France Takes Broader Steps to Calm Rising Farmers’ Protests

France Takes Broader Steps to Calm Rising Farmers’ Protests

French Prime Minister Gabriel Attal has announced new measures to address the ongoing farmers’ protests in France. Attal stated that controls on foreign food products would be implemented to ensure fair competition and the compliance of regulations by foreign products. Food retailers who fail to comply with a law aimed at ensuring a fair share of revenues for farmers will face immediate fines. Attal emphasized the importance of listening to farmers and addressing their concerns about their future and livelihood. In addition, the prime minister revealed that a coalition of 22 European Union countries has been formed to seek an EU waiver on fallow land, with progress towards an extension of the exemption being made. Attal assured that the government is committed to resolving the crisis without ambiguity and expressed admiration for the agriculture sector as a source of strength and pride.

The ongoing protests by farmers across France have intensified, with farmers demanding better remuneration, reduced bureaucracy, and protection against cheap imports. Protests have involved setting hay bales on fire to disrupt access to Toulouse airport and blocking highways near Paris with tractors. Protesting farmers have rejected the pro-agriculture measures announced by Attal, deeming them insufficient. In response to the protests, the government has deployed 15,000 police officers, primarily in the Paris region, to prevent the protesters from entering the capital. Measures to reduce subsidies on agricultural diesel have been dropped, and environmental regulations are expected to be eased.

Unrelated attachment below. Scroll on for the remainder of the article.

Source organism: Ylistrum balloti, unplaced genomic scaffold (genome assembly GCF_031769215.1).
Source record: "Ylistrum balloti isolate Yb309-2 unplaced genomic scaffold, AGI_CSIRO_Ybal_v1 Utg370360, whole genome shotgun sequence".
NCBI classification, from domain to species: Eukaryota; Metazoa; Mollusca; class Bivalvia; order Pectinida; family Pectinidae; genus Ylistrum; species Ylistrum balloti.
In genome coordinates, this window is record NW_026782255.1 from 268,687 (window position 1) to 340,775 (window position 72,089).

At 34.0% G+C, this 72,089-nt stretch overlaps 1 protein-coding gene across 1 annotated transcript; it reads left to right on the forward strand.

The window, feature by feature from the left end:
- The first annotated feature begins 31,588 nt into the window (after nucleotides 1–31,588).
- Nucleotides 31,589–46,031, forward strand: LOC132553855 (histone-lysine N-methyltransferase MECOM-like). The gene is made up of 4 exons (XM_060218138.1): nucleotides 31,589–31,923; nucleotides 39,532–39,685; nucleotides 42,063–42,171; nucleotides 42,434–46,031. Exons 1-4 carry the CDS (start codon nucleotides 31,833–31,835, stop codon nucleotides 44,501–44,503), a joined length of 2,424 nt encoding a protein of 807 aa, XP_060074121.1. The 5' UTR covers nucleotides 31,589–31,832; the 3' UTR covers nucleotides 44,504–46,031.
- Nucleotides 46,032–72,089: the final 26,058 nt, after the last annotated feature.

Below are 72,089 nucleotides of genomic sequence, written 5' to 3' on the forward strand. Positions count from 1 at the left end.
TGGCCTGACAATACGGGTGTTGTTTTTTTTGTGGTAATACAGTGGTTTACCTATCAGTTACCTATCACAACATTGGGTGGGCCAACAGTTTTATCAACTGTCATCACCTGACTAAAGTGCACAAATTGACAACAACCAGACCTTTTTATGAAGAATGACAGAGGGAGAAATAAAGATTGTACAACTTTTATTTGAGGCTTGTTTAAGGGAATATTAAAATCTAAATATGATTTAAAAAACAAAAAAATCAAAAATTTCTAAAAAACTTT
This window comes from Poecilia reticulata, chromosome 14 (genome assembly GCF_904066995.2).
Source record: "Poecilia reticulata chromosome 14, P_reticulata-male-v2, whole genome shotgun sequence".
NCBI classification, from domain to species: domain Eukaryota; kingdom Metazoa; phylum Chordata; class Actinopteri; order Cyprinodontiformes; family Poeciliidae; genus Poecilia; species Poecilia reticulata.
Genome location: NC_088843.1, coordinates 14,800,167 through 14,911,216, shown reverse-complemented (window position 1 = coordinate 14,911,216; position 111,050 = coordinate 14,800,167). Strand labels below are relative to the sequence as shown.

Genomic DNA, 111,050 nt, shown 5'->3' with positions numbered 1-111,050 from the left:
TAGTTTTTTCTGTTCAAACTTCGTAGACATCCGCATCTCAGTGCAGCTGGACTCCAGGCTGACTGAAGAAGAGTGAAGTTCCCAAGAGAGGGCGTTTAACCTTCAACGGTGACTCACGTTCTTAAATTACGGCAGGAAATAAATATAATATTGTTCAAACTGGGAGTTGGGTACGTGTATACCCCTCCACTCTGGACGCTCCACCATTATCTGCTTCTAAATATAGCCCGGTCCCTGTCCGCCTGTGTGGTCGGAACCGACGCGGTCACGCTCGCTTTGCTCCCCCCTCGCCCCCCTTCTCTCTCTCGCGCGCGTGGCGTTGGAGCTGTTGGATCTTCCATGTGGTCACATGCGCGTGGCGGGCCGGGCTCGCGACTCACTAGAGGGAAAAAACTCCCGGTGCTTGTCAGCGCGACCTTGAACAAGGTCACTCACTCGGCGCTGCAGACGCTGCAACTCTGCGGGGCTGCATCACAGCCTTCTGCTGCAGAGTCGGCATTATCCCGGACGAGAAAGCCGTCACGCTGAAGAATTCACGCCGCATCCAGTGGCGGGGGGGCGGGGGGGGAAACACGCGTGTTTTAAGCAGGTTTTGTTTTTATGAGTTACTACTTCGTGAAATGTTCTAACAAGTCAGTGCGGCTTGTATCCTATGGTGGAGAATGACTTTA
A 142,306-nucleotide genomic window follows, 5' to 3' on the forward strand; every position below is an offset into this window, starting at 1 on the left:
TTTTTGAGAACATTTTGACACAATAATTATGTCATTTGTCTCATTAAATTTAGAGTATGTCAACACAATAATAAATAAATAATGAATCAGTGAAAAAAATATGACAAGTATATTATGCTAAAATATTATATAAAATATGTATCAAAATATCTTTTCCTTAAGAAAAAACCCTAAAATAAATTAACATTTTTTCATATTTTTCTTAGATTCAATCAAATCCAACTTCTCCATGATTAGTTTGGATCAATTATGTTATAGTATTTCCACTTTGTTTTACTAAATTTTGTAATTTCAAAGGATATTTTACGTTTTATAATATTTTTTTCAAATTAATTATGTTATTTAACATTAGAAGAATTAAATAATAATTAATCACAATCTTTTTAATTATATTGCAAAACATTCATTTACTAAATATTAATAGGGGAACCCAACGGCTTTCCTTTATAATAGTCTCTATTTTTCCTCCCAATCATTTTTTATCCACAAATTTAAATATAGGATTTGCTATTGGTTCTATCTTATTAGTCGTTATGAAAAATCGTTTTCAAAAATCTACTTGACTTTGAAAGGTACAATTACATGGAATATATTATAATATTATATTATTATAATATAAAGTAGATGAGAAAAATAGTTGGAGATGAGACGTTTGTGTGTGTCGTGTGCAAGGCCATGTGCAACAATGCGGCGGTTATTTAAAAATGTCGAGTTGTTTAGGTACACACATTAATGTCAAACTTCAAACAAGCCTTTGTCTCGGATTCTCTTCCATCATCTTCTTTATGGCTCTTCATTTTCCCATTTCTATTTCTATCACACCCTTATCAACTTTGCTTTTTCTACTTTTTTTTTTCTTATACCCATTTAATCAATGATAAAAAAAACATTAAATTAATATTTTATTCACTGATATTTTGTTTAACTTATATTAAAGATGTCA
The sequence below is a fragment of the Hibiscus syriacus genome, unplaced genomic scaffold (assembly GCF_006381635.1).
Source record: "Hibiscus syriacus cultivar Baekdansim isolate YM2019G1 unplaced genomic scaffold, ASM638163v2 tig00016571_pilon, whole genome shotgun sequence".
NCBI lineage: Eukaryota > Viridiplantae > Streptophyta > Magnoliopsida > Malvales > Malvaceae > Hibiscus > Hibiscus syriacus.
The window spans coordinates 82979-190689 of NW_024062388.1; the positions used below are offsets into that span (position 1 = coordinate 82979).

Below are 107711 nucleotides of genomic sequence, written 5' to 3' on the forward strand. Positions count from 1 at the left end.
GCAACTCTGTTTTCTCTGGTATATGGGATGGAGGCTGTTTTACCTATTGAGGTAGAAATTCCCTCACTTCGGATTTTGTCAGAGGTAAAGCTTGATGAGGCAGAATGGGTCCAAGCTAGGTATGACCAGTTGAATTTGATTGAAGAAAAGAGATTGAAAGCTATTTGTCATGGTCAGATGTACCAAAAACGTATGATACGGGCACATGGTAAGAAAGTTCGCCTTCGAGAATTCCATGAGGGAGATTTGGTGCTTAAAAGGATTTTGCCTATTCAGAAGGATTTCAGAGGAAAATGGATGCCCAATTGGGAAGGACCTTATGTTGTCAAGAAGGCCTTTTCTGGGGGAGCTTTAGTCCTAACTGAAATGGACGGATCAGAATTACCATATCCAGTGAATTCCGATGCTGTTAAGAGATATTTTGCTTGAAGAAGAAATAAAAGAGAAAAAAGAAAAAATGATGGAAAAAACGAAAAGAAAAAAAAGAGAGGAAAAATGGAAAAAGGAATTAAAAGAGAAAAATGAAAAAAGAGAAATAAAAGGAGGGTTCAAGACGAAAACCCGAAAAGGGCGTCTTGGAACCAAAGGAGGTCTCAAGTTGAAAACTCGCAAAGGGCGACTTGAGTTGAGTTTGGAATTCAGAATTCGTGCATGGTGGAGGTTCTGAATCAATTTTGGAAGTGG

The farmers’ protests have also spread to neighboring Belgium, where farmers blocked roads to express their discontent over rising costs, cheap food imports, and EU environmental policies. The Belgian farmers’ union, Algemeen Boerensyndicaat (ABS), called on its members to join the protests, highlighting the desperation felt by farmers and the need for a farmer-friendly and food-friendly policy that ensures a fair price. Spanish farmer’s associations have also announced upcoming protests in February to voice their grievances against strict European regulations and the lack of governmental support.

The ongoing farmers’ protests in France and Belgium highlight the deep concerns and frustrations within the agricultural sector. The governments are facing pressure to address these concerns and offer meaningful solutions to ensure the sustainability and profitability of farming.


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